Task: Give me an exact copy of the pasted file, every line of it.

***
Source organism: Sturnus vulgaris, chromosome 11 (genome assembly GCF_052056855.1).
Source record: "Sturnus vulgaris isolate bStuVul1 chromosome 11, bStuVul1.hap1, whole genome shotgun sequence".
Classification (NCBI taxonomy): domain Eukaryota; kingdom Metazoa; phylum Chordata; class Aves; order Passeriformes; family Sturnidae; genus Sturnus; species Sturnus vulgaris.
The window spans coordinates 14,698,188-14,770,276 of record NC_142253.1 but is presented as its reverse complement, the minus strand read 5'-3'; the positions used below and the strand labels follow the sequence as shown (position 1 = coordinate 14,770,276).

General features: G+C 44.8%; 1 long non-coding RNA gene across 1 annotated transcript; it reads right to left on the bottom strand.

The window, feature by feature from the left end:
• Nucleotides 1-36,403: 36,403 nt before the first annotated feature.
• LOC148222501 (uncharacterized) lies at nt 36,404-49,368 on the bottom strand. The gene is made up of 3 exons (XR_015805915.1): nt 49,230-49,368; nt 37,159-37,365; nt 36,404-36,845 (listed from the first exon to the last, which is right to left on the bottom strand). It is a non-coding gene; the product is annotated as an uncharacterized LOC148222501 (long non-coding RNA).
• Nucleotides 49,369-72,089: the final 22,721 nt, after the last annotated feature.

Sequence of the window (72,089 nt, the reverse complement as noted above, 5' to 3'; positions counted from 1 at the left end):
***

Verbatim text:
Source organism: Sturnus vulgaris, chromosome 11 (genome assembly GCF_052056855.1).
Source record: "Sturnus vulgaris isolate bStuVul1 chromosome 11, bStuVul1.hap1, whole genome shotgun sequence".
Classification (NCBI taxonomy): domain Eukaryota; kingdom Metazoa; phylum Chordata; class Aves; order Passeriformes; family Sturnidae; genus Sturnus; species Sturnus vulgaris.
The window spans coordinates 14,698,188-14,770,276 of record NC_142253.1 but is presented as its reverse complement, the minus strand read 5'-3'; the positions used below and the strand labels follow the sequence as shown (position 1 = coordinate 14,770,276).

General features: G+C 44.8%; 1 long non-coding RNA gene across 1 annotated transcript; it reads right to left on the bottom strand.

The window, feature by feature from the left end:
• Nucleotides 1-36,403: 36,403 nt before the first annotated feature.
• LOC148222501 (uncharacterized) lies at nt 36,404-49,368 on the bottom strand. The gene is made up of 3 exons (XR_015805915.1): nt 49,230-49,368; nt 37,159-37,365; nt 36,404-36,845 (listed from the first exon to the last, which is right to left on the bottom strand). It is a non-coding gene; the product is annotated as an uncharacterized LOC148222501 (long non-coding RNA).
• Nucleotides 49,369-72,089: the final 22,721 nt, after the last annotated feature.

Sequence of the window (72,089 nt, the reverse complement as noted above, 5' to 3'; positions counted from 1 at the left end):